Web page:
Peak is Over

The peak is over! I can now officially say that I’ve been with Amazon for one peak. It sounds funny at first but the time spent at Amazon is measured in peaks. “How long have you been with Amazon?” “Seven peaks.” (Wow! How did you survive that?) “Three peeks” (Well done, can you help me with something?) “This is my first peak.” (Oh, just sit, watch and try to stay out of everyone’s way.)

Peak in supply chain begins a few weeks before Black Friday at which point it is mostly inbound, getting as much into the warehouses as possible. It continues throughout Cyber Monday when outbound gets crazy as Amazon tries to ship all the purchased items to customers. Without any recovery time for the network, Christmas are creeping up on everyone which means more inbound as well as more outbound and also a lot of balancing transfers as the warehouses hit 100% fullness. And then the fullness goes higher and higher and it makes you wonder how it actually looks like “out there”.

Peak is very special time indeed. People work around the clock, emails with special metrics are flying around and the network is pushed above and beyond its limits. Every package that is not delivered before 25th could ruin someone’s Christmas and no one wants that, right? And then you look at the latest metrics and see thousands of crying children who will not get their legos and barbies from Santa. And then you find out that some people in the office have not seen their kids for a week or more. What seems most stunning to me is that people do not complain (as I am sure they would in Czech). They actually do the exact opposite; they take a special pride in being part of this craziness. They pull in extreme hours and build strong relationships, sitting together in the office long after their kids have fallen asleep, only to be the first one back in the morning, to be the first one to look at the metrics and find out what needs to be done to keep the network going.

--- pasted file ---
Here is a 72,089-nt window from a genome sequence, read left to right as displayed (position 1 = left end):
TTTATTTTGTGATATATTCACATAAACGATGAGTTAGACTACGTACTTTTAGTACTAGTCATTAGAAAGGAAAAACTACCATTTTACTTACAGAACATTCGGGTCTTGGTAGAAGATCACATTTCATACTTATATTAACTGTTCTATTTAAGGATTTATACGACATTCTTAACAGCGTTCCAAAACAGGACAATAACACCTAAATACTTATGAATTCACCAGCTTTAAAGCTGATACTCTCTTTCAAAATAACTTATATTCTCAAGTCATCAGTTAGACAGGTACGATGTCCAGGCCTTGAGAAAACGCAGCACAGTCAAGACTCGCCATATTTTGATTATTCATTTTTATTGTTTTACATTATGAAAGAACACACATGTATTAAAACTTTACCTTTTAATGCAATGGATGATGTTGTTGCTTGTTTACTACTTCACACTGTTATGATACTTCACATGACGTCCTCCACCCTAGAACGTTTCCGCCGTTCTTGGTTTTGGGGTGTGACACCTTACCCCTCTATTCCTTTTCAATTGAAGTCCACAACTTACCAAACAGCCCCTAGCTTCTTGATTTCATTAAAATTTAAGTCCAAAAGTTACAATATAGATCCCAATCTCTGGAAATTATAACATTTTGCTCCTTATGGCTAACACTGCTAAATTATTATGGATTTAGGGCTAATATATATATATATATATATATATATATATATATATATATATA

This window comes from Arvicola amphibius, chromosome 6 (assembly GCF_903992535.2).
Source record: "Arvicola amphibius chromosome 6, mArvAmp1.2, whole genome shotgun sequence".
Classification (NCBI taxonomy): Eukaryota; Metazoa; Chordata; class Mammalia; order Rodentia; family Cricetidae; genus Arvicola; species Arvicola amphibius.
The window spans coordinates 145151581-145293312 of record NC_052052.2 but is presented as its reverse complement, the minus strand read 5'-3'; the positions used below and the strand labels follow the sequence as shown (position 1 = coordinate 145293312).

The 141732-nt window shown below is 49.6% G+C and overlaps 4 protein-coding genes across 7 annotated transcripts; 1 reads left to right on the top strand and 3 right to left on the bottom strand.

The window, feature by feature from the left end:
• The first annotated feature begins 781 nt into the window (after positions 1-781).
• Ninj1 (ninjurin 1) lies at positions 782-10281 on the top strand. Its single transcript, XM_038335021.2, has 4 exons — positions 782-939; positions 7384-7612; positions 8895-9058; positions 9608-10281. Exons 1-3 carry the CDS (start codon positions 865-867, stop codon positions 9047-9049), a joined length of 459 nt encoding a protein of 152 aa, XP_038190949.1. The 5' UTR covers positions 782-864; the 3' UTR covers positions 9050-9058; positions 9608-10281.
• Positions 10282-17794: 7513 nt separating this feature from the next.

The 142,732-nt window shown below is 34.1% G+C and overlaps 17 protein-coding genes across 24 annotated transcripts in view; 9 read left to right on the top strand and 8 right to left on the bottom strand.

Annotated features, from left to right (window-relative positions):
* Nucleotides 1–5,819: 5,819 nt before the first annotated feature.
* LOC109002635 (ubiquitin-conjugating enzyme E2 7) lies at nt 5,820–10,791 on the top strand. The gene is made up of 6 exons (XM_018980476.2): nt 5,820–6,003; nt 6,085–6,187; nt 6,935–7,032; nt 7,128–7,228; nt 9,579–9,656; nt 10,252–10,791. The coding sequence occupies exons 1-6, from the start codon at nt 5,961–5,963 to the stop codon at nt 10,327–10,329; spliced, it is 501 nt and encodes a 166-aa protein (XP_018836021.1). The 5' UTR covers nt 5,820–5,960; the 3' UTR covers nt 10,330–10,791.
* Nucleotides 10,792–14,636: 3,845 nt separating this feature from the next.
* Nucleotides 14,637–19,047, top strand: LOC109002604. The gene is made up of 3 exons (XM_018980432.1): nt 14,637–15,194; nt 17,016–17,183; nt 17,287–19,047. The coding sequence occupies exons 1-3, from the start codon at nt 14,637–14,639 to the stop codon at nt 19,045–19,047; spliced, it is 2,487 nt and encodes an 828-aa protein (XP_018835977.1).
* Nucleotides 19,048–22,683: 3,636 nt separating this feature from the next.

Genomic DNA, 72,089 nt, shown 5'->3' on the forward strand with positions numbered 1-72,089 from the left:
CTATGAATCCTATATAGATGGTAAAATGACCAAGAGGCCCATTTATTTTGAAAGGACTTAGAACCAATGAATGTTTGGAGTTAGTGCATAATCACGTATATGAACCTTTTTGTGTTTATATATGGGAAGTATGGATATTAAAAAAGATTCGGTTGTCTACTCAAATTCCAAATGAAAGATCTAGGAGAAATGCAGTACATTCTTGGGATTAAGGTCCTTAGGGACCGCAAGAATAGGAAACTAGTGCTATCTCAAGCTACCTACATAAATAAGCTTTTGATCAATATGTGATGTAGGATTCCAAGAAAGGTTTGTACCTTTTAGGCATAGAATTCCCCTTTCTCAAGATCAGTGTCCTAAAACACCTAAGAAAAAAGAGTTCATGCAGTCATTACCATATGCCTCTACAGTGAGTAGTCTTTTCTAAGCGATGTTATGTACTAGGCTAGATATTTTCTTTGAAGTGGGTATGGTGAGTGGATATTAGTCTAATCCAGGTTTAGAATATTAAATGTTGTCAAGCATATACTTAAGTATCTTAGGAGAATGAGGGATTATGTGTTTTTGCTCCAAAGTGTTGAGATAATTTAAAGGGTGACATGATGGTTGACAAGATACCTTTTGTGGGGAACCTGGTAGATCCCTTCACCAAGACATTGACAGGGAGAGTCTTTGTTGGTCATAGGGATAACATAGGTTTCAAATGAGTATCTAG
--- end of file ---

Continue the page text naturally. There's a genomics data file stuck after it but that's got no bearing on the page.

The offices got empty over  Christmas. The only people working between Christmas and New Year seem to be newbies (like myself) who had not acquired any vacation yet. The campus literally turns into a ghost town. I wonder what is going to happen when everyone gets back. I guess we will try to measure how good or bad the peak was and slowly start working towards the next peak which is always expected to be even bigger (in terms of number of shipped items) than the last one. There is also going to be an after holiday party for all employees and their +1s. There are not many places that are big enough in Seattle, so it comes as no surprise that the party will be at the CenturyLink Field stadium which has a capacity of 67,000 people!

Meanwhile, our team (FEDS for Fulfillment Execution Data Science) is growing like crazy. It is a fairly new team formed in September after a bigger reorganization (yeah, looks like those happen everywhere) and it had around 12 people when I interviewed. Now we are close to 30 people and still hiring. Sounds like I may become a senior team member pretty quickly :)

Do you say you’re interested in what I do? I suspect a lot of it is confidential but I can at least mention the technologies in use. So far my work has been a lot of R and also Shiny, which is a wrapper around R for building online dashboards. There used to be a lot of Tableau dashboards around but the licenses turned out to be super expensive so we try to do everything in Shiny now. That being said I have to mention SQL which I write almost as much as I used to when I worked as data analyst. At least we have a Redshift database which is really fast even with billions of rows and terabytes of data. I also spent an awful lot of time trying to understand some code produced last peak by someone who is no longer around. I decided I do not like code written during peak (when people take a lot of shortcuts and not getting a code review is not the worst thing that may happen). I wrote my first machine learning algorithm in Python; working on it was quite exciting but the results were on par with the baseline model predicting simple average. So much for data science…

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